Hemlock and Canadice Lakes

Welcome to Hemlock and Canadice Lakes!

Home About Us Contact Us Links Sitemap


Barns Businesses Cemeteries Churches Clinton & Sullivan Columns Communities Documents Events Time Line Fairs & Festivals Farm & Garden Hiking Homesteads Lake Cottages Lake Scenes Library News Articles Old Maps Old Roads & Bridges People Photo Gallery Railroad Reservoir Schools State Forest Veterans Videos






“History of Canadice” by Beverly Deats

Photos and information courtesy of Andrea and Bob Deats.

The History of Canadice


by Beverly Deats


The opportunity to read the treasures of the past about the Town of Canadice, has been a wonderful experience for me. This is an accumulation of different records, articles, collections and books people have been so generous in allowing me to copy.

If only for the enjoyment of my family and myself, I have completed this collection.

~ Beverly Drain Deats.


A beautiful lake is Canadice,

And tribesmen dwelt on it’s banks of yore

But a hundred years have vanished thrice

Since hearthstones smoked upon it’s shores.

A beautiful lake is Canadice,

And wild fowl dream on it’s broad expanse

The golden broach of costly price

In dim with it’s radiant wave compared.

~ W. C. H. Hosmer, the Bard of Avon, written long ago.

Canadice lies on the northern declivities of the central Allegheny Mountain Range, Separated by Canadice Lake into two distinct ranges running in a northerly and southerly direction.

The west ridge is sometimes written as Bald Hill from the impression it presented to early pioneers, being covered only with small trees and shrubs, burned and stinted by the frequent fires of the Senecas. It was also referred to as Ball Hill from the shape, being a very well formed segment of a circle perhaps twelve or fifteen miles in diameter. The east ridge, or Kimball Hill, named for its earliest settler, lies 700 feet above Honeoye Lake and 2,200 feet above sea level.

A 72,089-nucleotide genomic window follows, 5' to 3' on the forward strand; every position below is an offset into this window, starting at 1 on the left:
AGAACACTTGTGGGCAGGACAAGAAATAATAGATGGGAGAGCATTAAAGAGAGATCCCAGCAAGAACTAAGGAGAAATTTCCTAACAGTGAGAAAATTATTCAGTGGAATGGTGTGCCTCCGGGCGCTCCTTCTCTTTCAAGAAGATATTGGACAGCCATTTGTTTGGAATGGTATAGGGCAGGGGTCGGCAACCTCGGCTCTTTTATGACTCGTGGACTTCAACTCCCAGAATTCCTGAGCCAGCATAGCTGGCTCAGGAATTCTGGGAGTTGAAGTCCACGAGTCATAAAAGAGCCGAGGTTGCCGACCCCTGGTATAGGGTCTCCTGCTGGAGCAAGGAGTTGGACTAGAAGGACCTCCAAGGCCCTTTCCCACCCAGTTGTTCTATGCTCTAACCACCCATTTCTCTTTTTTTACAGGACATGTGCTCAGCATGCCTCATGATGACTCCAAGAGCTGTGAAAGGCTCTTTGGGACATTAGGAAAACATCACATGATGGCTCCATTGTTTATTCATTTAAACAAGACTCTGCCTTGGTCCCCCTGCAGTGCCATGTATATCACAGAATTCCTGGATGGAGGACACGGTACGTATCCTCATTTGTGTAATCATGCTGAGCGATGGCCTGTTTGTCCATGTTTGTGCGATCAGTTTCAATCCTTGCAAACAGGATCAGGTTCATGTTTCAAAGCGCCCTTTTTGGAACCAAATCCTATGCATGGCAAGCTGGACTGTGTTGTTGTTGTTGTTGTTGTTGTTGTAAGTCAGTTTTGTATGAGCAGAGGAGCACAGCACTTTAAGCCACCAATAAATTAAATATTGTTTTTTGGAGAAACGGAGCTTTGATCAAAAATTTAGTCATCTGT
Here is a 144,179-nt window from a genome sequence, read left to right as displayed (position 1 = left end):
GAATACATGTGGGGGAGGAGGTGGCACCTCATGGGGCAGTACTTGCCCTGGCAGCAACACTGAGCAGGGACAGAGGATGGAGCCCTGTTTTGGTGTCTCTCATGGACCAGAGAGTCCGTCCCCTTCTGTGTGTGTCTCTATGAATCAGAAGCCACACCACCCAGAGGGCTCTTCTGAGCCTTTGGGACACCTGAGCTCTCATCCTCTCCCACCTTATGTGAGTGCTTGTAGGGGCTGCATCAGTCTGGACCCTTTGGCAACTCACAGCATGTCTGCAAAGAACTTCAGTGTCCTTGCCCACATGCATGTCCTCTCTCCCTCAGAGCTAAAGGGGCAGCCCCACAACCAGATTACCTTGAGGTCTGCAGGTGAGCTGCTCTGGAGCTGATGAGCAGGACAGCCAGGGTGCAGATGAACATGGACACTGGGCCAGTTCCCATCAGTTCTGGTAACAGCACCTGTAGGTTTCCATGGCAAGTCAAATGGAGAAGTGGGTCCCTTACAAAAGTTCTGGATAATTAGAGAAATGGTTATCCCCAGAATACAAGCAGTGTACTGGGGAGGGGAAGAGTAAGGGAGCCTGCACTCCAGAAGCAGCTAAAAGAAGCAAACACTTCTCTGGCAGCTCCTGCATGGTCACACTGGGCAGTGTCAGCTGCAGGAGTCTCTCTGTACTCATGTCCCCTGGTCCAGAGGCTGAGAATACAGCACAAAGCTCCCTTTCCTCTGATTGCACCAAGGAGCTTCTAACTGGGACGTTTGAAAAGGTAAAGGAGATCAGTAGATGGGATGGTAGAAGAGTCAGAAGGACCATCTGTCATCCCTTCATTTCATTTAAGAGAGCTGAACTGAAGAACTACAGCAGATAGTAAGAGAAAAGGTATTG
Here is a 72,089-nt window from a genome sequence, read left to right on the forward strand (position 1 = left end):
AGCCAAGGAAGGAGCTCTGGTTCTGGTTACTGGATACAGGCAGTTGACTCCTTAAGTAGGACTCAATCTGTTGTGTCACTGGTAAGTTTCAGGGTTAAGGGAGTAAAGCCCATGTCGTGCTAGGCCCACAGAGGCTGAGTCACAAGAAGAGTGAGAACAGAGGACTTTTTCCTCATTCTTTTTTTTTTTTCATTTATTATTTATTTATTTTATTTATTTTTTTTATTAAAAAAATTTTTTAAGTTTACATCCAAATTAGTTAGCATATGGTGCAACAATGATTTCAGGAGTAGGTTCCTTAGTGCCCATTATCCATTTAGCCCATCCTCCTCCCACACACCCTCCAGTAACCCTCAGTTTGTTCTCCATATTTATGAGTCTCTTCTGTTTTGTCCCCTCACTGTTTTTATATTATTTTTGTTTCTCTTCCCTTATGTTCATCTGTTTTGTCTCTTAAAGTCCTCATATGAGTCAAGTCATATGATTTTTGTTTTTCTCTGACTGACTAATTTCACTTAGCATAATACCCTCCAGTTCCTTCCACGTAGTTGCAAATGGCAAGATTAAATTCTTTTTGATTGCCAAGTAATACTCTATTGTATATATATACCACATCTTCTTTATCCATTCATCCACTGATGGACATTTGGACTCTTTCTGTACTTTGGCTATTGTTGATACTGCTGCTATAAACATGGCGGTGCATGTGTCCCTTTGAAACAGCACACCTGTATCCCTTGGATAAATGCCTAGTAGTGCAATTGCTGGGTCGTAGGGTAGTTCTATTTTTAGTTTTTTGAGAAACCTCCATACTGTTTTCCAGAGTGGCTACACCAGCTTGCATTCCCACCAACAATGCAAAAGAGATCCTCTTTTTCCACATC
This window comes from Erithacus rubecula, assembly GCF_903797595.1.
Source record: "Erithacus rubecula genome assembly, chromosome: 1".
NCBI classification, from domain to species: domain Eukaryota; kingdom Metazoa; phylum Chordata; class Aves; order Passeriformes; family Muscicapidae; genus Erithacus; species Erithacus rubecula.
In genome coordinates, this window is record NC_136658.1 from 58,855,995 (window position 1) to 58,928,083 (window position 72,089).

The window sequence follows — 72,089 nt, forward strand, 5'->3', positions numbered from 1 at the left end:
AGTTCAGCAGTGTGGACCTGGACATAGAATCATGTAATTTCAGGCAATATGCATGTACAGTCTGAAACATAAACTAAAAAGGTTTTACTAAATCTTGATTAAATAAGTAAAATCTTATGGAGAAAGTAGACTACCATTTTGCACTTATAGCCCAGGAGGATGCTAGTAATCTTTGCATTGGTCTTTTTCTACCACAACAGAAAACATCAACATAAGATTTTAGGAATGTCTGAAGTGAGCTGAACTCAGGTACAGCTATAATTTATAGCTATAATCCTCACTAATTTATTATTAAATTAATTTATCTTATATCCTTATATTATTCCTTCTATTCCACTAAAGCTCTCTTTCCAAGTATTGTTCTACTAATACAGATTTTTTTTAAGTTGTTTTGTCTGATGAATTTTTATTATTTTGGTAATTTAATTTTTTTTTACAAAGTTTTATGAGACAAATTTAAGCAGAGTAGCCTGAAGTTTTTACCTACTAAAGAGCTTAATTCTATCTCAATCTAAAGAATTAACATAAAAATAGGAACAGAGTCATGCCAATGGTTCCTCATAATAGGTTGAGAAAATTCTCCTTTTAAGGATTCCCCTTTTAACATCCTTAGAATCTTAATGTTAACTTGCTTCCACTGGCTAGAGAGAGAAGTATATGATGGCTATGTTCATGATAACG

Canadice is located in the Southwest corner of the present Ontario County. Honeoye Lake forms one-half of its eastern boundary. Hemlock forms seven-eights of its western boundary and Canadice Lake occupies a position a little west of the center of town, lying nearly parallel with Honeoye Lake and Hemlock Lake.

It can truthfully be called the “Land of the Lakes.” The soil in the valleys is a clay loam. Upon the declivities of the hills, it is mainly disintegrated shale and slate. On the summits of the southern part, loam and black muck are found. The principal streams are Canadice inlet and outlet and Honeoye inlet.

The name of Canadice is derived from the lake. It is a compound of the Indian word. The “Can,” or “Con,” is found in all Iroquois tongues; Mohawk, Seneca, Oneida, Onondaga, Tuscarora, Cayuga and in the Wyandot. We see it in the words corresponding with the English for sea, water, lake, etc. It means water. Some old lake maps have it written as “Skaneatise,” the root corresponding with the “S,” an Indian article meaning “the.” Honeoye Lake was named by the Indians “Hane-a-yek,” meaning “lying like a finger.” The Indian name for Hemlock was “Oned-ha.”

Canadice has no central or business point and the inhabitants receive their mail either from Honeoye, Hemlock or Springwater.

The first settlers of Canadice, with the exception of Ebenezer Kimball, selected its lowlands or valleys. Whether from dense forests that primitively covered its valleys, the forbidding and un-Canaan like appearance of some of its hills, the fear of measmatic disease or the still waters of lakes and ponds, we know not, but from the numerous beds of tansy planted in close proximity to the shanties of the earliest settlers and knowing that “tansy and whiskey” were the fashionable and almost universal antidote for fever and ague (about the only disease known in the earliest days), we think that we can safely say that the latter was the cause of Canadice being the last town in the County of Ontario to be settled.